3. Focus on the business goals- At Aetna, Michael Hannah, Learning Head for Sales and Underwriting also focuses on changing employee behavior— not the behavior that the training department decides, but the behavior that the department needs to meet their goals. Instead of focusing on rolling out corporate decided training program, "For any business area we work with, at the beginning of the year we discuss their business priorities, what it will take to achieve that, their assessment of their [own] ability, and how can we help them achieve that level of performance," says Hannah. This enables Hannah and his team to help create the type of change that the business needs to succeed.
4. Change when they want the change- Harley-Davidson is known is no stranger to change. They know it is important to change but also that it can be hard. Doug Keller, previously training and support manager , leads a team of business analysts and QA people to make software changes for 500 Harley-Davidson dealers as easy as possible.
"If we have done the right thing in the design phase, the changes will be easily adoptable," says Keller. "However, when there is a more significant functional or process change, training is more critical."
Keller realized that by simply asking the dealers when they want the change to go live and when the training should be scheduled, he was able to increase buy-in and acceptance. He started to require a written affirmative response from a message to dealers stating, "Yes, we received the background information on the change, we read it, we understand what is required , we told staff about it, and we are prepared for the change. And…. we want to get the change on this (fill in blank) date. The dates are forced choice, but still the dealers appreciate the flexibility with dates— so they can get the change on their terms. This helps us move forward with implementation and training more quickly. The end result was best for everyone."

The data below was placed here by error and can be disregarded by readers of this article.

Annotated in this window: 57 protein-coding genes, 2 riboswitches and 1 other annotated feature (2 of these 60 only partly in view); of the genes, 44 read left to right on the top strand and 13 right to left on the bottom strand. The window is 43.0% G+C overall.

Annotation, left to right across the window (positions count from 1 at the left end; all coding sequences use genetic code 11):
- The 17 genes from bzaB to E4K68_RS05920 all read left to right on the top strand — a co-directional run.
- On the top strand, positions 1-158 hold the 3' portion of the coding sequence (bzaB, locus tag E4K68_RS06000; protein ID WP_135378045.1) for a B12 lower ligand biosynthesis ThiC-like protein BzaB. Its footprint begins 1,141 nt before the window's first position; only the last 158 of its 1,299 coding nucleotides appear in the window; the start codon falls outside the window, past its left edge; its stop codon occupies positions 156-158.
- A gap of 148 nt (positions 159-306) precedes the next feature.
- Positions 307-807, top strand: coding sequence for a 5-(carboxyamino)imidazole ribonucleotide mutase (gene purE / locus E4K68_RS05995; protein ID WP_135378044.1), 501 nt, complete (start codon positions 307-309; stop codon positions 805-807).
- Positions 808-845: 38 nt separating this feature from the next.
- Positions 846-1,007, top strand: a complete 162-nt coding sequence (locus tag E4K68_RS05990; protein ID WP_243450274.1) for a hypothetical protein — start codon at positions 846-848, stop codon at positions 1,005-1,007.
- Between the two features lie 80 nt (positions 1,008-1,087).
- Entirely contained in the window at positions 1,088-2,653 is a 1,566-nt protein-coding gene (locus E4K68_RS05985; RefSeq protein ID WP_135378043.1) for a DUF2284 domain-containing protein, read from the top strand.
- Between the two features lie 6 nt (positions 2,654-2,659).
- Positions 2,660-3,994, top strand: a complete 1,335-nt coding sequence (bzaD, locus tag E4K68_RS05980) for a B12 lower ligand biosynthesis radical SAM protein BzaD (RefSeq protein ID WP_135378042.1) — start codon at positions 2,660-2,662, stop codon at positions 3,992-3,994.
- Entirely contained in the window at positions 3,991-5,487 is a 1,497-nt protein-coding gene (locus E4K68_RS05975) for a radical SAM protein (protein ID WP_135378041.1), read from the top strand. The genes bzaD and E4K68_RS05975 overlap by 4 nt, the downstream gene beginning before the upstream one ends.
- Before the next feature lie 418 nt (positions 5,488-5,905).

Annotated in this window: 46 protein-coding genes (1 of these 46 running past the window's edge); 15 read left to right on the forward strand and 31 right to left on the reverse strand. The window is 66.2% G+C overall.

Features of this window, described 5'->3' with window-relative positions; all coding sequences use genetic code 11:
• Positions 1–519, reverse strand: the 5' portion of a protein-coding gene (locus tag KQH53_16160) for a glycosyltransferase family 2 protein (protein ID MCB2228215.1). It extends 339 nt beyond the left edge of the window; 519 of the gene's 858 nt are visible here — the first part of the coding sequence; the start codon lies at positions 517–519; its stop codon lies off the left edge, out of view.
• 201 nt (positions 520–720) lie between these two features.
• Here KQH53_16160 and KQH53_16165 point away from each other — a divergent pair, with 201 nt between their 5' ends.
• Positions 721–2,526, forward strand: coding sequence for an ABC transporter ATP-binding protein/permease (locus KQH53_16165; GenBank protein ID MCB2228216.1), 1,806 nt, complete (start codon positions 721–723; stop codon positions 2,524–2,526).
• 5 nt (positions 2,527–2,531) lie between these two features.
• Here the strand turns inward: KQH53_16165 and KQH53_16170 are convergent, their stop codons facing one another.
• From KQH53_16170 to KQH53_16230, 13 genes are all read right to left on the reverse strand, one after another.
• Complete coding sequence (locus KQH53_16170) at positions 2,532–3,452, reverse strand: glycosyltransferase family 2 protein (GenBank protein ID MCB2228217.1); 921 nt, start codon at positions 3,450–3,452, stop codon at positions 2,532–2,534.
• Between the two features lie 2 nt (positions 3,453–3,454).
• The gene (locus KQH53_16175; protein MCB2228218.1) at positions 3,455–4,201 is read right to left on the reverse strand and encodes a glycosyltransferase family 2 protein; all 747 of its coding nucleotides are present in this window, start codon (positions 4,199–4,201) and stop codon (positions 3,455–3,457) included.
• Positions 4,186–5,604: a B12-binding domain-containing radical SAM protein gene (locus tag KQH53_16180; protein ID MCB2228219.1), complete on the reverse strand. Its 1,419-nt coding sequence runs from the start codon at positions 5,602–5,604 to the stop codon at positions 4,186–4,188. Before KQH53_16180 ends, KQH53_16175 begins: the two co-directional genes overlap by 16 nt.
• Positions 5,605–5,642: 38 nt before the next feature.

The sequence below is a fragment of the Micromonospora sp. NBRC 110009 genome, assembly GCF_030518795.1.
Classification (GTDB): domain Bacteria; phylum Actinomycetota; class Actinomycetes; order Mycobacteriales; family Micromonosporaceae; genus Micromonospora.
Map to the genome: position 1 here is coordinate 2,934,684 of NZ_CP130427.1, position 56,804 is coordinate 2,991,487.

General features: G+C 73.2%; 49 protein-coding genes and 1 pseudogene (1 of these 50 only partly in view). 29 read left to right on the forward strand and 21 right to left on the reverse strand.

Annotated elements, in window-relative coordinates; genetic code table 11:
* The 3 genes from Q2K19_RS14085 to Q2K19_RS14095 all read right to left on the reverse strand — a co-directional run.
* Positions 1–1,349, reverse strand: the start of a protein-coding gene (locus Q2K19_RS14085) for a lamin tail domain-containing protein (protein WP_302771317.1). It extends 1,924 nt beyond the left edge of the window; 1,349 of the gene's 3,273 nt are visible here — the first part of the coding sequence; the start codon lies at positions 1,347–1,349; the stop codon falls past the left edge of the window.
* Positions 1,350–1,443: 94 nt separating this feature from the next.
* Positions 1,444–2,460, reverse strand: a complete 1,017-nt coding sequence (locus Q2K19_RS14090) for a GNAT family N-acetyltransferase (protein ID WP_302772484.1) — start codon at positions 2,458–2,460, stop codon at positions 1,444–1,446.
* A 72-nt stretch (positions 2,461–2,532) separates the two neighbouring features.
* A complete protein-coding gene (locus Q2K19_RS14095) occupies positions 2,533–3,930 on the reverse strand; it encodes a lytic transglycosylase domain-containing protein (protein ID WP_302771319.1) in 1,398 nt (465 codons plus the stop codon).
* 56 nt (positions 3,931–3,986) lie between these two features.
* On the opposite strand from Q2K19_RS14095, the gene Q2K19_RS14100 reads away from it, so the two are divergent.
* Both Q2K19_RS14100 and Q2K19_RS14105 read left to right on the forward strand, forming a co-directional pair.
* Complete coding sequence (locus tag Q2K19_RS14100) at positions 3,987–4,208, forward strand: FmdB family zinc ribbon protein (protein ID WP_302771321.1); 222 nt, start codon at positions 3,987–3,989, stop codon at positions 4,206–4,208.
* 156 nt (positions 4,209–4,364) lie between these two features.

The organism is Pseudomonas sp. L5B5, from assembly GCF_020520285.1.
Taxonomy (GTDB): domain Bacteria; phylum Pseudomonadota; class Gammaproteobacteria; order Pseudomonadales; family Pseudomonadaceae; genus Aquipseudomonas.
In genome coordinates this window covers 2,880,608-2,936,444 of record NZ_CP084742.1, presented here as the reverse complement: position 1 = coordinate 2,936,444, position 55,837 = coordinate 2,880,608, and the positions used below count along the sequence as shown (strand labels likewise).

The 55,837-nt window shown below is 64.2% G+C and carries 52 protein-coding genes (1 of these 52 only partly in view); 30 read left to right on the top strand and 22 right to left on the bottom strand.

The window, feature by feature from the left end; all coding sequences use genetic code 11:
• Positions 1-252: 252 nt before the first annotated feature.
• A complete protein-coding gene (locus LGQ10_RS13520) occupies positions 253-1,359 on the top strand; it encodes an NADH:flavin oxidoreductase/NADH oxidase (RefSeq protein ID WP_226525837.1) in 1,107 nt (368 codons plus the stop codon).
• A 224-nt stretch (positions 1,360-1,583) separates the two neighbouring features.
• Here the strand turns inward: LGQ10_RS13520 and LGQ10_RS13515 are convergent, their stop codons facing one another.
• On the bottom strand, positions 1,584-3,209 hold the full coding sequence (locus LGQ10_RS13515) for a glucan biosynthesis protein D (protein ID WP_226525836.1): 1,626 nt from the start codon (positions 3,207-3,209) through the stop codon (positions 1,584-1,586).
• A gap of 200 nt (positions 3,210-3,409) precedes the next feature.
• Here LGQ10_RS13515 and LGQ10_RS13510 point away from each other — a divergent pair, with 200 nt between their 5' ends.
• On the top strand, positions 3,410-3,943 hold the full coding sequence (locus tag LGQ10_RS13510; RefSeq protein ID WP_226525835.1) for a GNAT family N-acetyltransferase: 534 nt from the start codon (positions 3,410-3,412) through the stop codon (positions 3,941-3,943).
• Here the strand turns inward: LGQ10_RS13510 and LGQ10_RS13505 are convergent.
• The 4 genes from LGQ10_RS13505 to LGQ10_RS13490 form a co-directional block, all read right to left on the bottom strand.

5. Reach Millenials with Technology – Communicating ongoing marketing and operational changes to 4,000 employees is a challenge at Smokey Bones restaurants. Jay Bunkowske, Director of Training at Smokey Bones, uses the latest approaches possible to reach workers. He creates YouTube videos on new items that a chef can watch on his or her iPhone or with special equipment right in the restaurant kitchen. Bunkowske is creating podcasts so employees can listen to information updates on their iPod. They also use ShiftNote to create and distribute visuals that restaurants can print for educating and motivating employees. "The bottom line is you have to give them information to access when it is convenient for them, using technology."
6. Making Employees Agents, not Targets, of change – "We have had on-going transformation since Gerstner was in charge in the 90s, responding to the changing economy, to do more with less , and our growth with more oversees employees and customers," says Jim Carey, Learning Manager at IBM. Carey works with his team to support business transformation within IBM. "We are now starting to look at how to transform systematically. Our leaders know that the people who deal with and capture the growth markets the fastest will be the winners. Our job is to support the transformations of our business to help IBM win."
Carey continued, "Traditionally, employees are seen as the targets of change. They are seen as resistant to the changes being pushed by leaders. Actually, employees are stakeholders and not targets of the change. Leaders who see employees as the target to buy in need a paradigm shift. Employees want to be a part of creating the change; they want their voice heard. Our team’s job is to teach employees a framework to participate in creating change, and be a driver of change, rather than just complaining through a survey or an employee focus group. If you want to be a partner in deciding and co-creating change, you have to think systematically about change management. We are teaching employees methods to solve problems and create solutions. We do this, and then have them apply the tools to real challenges – so employees can recommend solutions based on analysis. Leaders then review the employee ideas and, if approved, the employees implement the solution. The employees are then the real change agents."
The magic answer to driving change through learning? Use every means necessary: Get employees involved, communicate from every direction, and leverage technology. Culture change takes time, and without these six strategies, the market changes will leave your company behind.
Lawrence Polsky
Contributor: Lawrence Polsky
Posted: 03/19/2012